There are many serious physical disabilities which don’t affect one’s ability to walk. There are many disabilities which threaten people’s mobility even though they might be assessed as being physically the same as a non-disabled person. For someone with a learning disability, for example, being able to get around the world safely is not necessarily about moving one leg in front of the other so much as understanding dangers posed by traffic, navigating confusing routes through cities, and social vulnerability. What about a person with agoraphobia or extreme depression?
The transition from DLA to PIP is happening in phases, so those who were once promised ‘lifetime’ DLA support, or who are in the middle of a fixed term award have another couple of year’s grace before the major changes kick in, unless they experience a change in their disability. But the process has begun, there is no stopping it, and hundreds of thousands of disabled people are fearful for their futures because of it.
Mark your calendars – tomorrow is the first International Day of Happiness!
“On this first International Day of Happiness, let us reinforce our commitment to inclusive and sustainable human development and renew our pledge to help others. When we contribute to the common good, we ourselves are enriched. Compassion promotes happiness and will help build the future we want.” – Ban Ki-Moon
In July last year, the General Assembly of the UN agreed to mark March 20th as a day for celebrating and spreading happiness, and educating ourselves and others about it. Three key pillars are recognised as being required for global happiness: economic, social, and environmental wellbeing.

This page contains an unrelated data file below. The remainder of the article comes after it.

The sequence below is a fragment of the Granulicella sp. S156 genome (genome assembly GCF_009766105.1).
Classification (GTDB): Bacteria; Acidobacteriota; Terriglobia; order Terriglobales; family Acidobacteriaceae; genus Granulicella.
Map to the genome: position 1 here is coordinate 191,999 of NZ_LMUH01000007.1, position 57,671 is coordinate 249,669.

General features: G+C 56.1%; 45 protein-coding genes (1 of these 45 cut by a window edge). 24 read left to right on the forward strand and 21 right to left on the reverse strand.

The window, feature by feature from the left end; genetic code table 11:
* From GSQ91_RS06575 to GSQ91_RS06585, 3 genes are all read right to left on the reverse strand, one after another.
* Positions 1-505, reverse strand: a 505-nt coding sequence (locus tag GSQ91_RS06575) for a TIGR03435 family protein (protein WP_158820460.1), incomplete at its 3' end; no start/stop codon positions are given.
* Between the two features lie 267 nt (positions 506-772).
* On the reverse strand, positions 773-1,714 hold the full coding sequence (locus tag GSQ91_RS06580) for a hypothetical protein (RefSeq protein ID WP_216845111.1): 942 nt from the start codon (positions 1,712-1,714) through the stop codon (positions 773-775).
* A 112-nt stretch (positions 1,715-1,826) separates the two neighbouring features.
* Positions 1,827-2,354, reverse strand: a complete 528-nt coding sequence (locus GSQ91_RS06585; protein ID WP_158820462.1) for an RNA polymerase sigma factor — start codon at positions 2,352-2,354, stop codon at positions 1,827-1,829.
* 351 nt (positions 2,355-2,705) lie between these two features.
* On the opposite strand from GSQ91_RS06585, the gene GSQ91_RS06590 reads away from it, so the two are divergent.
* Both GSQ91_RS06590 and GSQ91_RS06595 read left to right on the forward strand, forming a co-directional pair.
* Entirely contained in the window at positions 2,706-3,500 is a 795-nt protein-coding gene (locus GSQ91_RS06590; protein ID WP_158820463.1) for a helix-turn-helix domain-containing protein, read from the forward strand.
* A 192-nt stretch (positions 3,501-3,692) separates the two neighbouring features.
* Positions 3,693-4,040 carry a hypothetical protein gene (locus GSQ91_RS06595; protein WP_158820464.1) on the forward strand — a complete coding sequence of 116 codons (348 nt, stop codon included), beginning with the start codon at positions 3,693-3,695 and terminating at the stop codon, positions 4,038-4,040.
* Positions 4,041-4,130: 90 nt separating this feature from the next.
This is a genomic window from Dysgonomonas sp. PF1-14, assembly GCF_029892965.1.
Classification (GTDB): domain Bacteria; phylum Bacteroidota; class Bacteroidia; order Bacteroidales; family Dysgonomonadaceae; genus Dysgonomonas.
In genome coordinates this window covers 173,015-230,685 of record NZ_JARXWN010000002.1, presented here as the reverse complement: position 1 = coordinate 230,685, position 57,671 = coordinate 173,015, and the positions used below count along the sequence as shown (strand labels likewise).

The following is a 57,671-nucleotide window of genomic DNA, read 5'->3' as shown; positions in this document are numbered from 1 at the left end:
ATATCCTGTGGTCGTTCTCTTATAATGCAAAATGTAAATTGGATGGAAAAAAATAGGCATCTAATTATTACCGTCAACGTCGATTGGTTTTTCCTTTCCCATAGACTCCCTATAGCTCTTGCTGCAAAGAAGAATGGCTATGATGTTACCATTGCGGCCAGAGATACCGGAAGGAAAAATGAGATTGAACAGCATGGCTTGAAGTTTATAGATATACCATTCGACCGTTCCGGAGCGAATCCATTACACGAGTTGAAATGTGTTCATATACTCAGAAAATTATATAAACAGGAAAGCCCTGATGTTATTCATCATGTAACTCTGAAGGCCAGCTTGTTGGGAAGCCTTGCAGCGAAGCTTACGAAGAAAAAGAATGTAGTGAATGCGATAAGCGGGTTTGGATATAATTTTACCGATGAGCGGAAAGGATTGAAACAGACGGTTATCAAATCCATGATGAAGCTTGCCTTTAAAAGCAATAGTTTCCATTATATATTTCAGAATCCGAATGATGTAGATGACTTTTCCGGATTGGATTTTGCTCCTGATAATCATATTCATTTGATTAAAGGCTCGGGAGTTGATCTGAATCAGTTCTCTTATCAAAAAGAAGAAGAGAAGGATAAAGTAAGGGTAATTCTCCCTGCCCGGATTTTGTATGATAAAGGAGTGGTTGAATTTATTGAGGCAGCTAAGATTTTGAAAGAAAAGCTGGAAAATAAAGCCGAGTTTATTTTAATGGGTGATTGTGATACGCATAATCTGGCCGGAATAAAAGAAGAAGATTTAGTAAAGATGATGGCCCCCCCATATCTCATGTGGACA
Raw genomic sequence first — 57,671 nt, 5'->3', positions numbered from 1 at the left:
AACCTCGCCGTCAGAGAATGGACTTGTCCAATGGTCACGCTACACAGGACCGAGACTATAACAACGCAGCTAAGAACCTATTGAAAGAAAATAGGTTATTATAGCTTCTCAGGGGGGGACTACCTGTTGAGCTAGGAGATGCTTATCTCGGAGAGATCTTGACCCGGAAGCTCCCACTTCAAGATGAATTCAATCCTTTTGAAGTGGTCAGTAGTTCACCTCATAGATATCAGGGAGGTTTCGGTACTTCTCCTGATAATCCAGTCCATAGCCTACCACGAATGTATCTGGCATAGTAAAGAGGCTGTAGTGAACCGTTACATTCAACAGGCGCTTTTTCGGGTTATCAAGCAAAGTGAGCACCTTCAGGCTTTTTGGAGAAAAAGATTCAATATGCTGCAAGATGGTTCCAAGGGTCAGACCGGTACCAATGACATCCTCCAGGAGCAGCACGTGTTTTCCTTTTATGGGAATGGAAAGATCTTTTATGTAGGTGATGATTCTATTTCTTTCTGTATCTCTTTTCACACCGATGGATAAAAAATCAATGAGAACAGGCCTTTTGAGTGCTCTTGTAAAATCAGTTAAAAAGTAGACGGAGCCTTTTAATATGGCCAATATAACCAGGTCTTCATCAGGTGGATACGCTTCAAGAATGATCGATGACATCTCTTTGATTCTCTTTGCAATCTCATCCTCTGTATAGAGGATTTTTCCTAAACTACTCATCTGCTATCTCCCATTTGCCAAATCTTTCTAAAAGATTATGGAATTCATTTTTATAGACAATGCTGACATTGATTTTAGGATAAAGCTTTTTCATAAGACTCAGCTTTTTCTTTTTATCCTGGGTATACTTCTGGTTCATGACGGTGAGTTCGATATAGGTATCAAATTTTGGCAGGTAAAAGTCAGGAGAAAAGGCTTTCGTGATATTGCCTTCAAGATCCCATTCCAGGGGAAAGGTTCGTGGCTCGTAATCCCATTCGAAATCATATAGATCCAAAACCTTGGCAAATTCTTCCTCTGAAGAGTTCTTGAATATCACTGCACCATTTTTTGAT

This Huffington Post article by Randy Taran of Project Happiness provides a great overview of the day, with details of the story behind the UN resolution, suggestions for how to participate on the day, and ways to boost your own happiness. I encourage you to read the article and explore the numerous hyperlinks she has provided.
We tend to think about wellbeing often in the Social Brain Centre, because along with the critical external variables of economic stability, democracy and environmental sustainability, we believe that our internal habits, attention, and decisions influence our wellbeing as well.
Just yesterday, Emma wrote about achieving a state of ‘flow’ out on the slopes, and the deep satisfaction that comes with such a focus of attention. Also related to attention, research has shown that those who seek out the positive are more resilient to stress and anxiety, and interestingly, it seems that we can be trained to pay attention in various ways. Gratitude lists may also be a helpful tool in focusing on the positives in our lives.